Maloney, Nadler & King Slam Mulvaney Proposal to Change Oversight of 9/11 Health Program

Feb 18, 2018
Press Release
Zadroga Sponsors Urge OMB Director to Withdraw Proposal that Would Separate World Trade Center Health Program from National Institute of Occupational Safety and Health

NEW YORK, NY – Today, Representatives Carolyn B. Maloney (D-NY), Jerrold Nadler (D-NY), and Peter King (R-NY), original sponsors of the James Zadroga 9/11 Health and Compensation Reauthorization Act of 2015, urged Office of Management & Budget Director Mick Mulvaney to withdraw it’s “ill-thought out proposal” to separate the World Trade Center Health Program (WTCHP) from National Institute of Occupational Safety and Health (NIOSH) direction.

“This proposal from OMB is downright irresponsible,” said Reps. Maloney, Nadler and King. “These heroes deserve the best care, and this proposal from Director Mulvaney means that will not happen. It needs to be withdrawn immediately. We know Director Mulvaney did not support the reauthorization when he was here in congress, we just hope he is not purposefully trying to sabotage it because this suggestion is either incompetence or is being done on purpose. We fought for years to pass the Zadroga Act and you can count on that same passion and energy to make sure this proposal is never enacted.”

As the Members state in their letter to Director Mulvaney, “[t]his proposal directly contradicts the legislation Congress passed just three years ago to renew WTCHP for 75 years within NIOSH. This will unnecessarily put at risk the health of those who have been made ill by 9/11, many of whom are still suffering, and in too many cases still dying, from their injuries 17 years later.”

Text of the letter is below and a PDF can be found here.

Dear Director Mulvaney:

We are writing concerning the President’s proposed FY 2019 Budget for the National Institute for Occupational Safety and Health (NIOSH). As the original sponsors of the James Zadroga 9/11 Health and Compensation Reauthorization Act of 2015, we were shocked and disturbed to see the proposal to move the National Institute of Occupational Safety and Health (NIOSH) to the National Institute of Health (NIH), separating the World Trade Center Health Program (WTCHP) from NIOSH direction and placing it as a freestanding entity within the Center for Disease Control (CDC). This proposal directly contradicts the legislation Congress passed just three years ago to renew WTCHP for 75 years within NIOSH. This will unnecessarily put at risk the health of those who have been made ill by 9/11, many of whom are still suffering, and in too many cases still dying, from their injuries 17 years later.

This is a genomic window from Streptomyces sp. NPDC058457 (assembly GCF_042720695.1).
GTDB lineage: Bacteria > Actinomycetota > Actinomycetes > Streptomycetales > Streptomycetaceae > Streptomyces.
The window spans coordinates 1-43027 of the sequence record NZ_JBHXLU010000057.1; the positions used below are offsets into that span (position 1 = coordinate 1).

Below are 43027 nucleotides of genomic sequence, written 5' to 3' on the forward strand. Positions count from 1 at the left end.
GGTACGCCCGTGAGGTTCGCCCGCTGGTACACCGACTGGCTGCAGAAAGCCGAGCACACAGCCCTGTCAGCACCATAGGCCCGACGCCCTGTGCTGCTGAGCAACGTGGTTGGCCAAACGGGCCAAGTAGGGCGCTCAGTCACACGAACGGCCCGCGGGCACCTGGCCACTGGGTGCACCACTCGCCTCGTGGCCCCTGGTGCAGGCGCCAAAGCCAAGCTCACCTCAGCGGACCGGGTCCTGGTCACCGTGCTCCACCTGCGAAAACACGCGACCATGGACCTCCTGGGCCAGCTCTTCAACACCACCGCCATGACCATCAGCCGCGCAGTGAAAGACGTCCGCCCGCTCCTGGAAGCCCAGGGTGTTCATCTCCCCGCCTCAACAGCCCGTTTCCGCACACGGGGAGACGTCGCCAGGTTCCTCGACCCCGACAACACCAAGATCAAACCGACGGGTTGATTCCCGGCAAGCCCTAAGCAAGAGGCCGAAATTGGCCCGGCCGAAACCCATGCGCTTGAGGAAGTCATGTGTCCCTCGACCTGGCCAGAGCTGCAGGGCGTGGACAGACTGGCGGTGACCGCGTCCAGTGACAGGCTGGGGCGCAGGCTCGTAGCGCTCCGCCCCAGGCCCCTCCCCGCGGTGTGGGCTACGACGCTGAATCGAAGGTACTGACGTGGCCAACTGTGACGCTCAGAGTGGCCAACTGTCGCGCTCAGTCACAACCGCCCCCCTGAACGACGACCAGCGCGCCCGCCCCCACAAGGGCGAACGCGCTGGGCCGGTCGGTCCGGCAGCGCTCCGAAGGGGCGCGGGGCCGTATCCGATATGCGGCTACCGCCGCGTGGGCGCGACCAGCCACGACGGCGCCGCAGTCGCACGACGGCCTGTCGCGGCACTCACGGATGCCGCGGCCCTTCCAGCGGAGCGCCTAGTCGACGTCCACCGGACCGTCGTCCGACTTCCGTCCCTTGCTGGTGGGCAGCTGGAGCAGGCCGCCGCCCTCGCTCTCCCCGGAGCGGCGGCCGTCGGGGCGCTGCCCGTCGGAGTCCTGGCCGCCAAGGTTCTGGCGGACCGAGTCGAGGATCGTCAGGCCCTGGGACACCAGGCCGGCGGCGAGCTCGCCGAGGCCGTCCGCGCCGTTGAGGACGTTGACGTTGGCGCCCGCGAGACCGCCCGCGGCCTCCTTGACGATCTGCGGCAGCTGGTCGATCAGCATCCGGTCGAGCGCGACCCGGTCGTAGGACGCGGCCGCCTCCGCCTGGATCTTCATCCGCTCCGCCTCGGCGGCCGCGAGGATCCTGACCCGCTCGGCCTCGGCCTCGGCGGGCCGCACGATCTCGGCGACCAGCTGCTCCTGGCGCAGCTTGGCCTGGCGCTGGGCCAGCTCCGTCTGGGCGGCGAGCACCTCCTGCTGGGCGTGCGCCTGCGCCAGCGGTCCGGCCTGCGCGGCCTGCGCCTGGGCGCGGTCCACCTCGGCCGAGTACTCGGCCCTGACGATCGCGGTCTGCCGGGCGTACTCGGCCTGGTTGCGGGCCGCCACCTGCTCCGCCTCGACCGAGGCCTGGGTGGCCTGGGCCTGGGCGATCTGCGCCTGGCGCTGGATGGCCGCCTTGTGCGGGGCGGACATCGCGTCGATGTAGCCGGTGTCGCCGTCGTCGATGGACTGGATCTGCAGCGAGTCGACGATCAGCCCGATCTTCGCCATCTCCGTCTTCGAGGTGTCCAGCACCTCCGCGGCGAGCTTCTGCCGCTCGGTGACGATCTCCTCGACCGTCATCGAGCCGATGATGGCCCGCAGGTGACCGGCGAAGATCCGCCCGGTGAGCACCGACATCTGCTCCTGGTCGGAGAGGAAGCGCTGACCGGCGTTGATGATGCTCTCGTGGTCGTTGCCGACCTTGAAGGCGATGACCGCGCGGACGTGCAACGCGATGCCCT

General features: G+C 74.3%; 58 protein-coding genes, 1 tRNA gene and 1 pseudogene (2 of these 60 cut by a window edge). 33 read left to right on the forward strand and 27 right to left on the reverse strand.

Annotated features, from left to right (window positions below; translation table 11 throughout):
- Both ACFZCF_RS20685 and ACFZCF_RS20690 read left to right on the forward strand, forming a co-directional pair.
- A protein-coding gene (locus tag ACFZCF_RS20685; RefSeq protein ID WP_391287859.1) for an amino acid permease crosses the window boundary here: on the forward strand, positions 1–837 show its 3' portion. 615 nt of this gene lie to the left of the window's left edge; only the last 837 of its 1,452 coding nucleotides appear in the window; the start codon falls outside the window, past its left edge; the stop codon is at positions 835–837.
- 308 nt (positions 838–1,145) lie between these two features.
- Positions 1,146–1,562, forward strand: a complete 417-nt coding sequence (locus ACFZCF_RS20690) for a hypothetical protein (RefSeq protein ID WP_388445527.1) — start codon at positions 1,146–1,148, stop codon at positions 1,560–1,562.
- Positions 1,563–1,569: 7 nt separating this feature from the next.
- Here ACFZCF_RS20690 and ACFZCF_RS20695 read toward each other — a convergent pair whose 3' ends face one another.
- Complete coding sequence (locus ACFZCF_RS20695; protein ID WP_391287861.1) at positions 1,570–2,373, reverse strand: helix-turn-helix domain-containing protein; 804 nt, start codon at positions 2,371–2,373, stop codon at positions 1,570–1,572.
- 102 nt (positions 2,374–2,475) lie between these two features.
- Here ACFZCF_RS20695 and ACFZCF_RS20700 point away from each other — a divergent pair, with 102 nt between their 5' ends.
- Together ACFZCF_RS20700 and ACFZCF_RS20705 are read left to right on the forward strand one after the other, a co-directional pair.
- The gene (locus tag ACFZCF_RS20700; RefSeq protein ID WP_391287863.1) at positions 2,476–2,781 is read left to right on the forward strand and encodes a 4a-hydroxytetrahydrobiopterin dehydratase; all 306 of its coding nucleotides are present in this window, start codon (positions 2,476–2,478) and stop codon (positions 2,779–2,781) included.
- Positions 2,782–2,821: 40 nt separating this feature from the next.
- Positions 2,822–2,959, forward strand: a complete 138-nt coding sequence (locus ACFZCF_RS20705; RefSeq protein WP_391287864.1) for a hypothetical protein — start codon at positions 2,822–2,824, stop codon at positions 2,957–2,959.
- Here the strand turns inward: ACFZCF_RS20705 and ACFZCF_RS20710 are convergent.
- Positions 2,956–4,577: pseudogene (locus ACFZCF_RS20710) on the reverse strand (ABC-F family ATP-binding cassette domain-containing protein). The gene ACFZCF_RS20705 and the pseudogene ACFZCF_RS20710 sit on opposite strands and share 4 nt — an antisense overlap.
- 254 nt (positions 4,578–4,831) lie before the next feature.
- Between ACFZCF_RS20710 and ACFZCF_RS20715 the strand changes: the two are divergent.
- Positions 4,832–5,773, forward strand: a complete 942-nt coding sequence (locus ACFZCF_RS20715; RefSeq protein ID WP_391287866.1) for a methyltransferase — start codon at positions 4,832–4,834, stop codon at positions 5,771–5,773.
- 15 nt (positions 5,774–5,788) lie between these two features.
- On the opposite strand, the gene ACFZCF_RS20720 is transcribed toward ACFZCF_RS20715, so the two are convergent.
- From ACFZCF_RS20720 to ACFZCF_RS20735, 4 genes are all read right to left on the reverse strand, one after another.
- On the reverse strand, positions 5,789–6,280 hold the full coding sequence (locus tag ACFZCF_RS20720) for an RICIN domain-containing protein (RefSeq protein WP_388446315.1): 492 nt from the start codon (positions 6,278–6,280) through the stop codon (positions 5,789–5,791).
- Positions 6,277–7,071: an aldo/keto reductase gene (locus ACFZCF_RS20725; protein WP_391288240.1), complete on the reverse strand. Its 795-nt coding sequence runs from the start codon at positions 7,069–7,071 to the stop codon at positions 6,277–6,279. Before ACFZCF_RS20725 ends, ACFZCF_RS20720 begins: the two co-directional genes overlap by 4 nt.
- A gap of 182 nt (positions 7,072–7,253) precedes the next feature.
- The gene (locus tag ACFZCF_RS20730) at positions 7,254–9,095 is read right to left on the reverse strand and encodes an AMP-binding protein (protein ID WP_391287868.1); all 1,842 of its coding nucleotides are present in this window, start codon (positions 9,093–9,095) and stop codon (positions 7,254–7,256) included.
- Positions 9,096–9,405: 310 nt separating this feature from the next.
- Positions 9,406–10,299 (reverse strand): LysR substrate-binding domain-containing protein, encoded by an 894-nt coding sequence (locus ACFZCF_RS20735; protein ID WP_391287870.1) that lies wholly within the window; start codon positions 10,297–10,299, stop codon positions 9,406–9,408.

There are over 83,000 9/11 responders and survivors receiving medical monitoring and or treatment for injuries and illnesses caused by the toxins at Ground Zero. They live in every state and territory, as well as 433 out of 435 Congressional districts. NIOSH has made tremendous progress improving service delivery to those in the New York region, as well as the National Program outside the New York area. Yet this ill-advised proposal, which was made with no input from the 9/11 health community, completely ignores that work. It was written without any understanding of why we worked to integrate WTCHP into NIOSH. 

NIOSH is dedicated to occupational health, the exact expertise that is needed by this injured population. That is why then Secretary of Health and Human Services Tommy Thompson originally selected Dr. Howard, a Bush Administration appointee, to lead the administration’s response to the growing heath crisis facing so many 9/11 responders and survivors. Since then, NIOSH has been at the forefront of responding to the injuries caused by the toxins at Ground Zero, first through the original monitoring and treatment program and then with the first statutory program created by the original James Zadroga 9/11 Health and Compensation Act of 2010.

If you had spoken to us, or anyone with experience in the 9/11 health community, you would have understood that the World Trade Center Health Program is fully integrated within NIOSH and there are many shared NIOSH staff whose expertise would be lost if the WTCHP is pulled from NIOSH. We also would have explained the amount of progress NIOSH has made in service delivery, all of which would be lost if WTCHP were removed from the institute.

Further, none of the Office of Management and Budget (OMB) documents submitted with the budget describe how the WTC Health Program would be untangled from NIOSH. They also fail to address how OMB would propose changing the operation of WTCHP without adversely impacting the delivery of health services to 9/11/ responders and survivors and without taking an unnecessary emotional toll on this already vulnerable population, a goal we are certain is shared by Congress and the administration.

OMB should immediately withdraw this ill-advised proposal. We will continue to work with our colleagues here in congress to ensure this plan does not move forward in the budget process.

 

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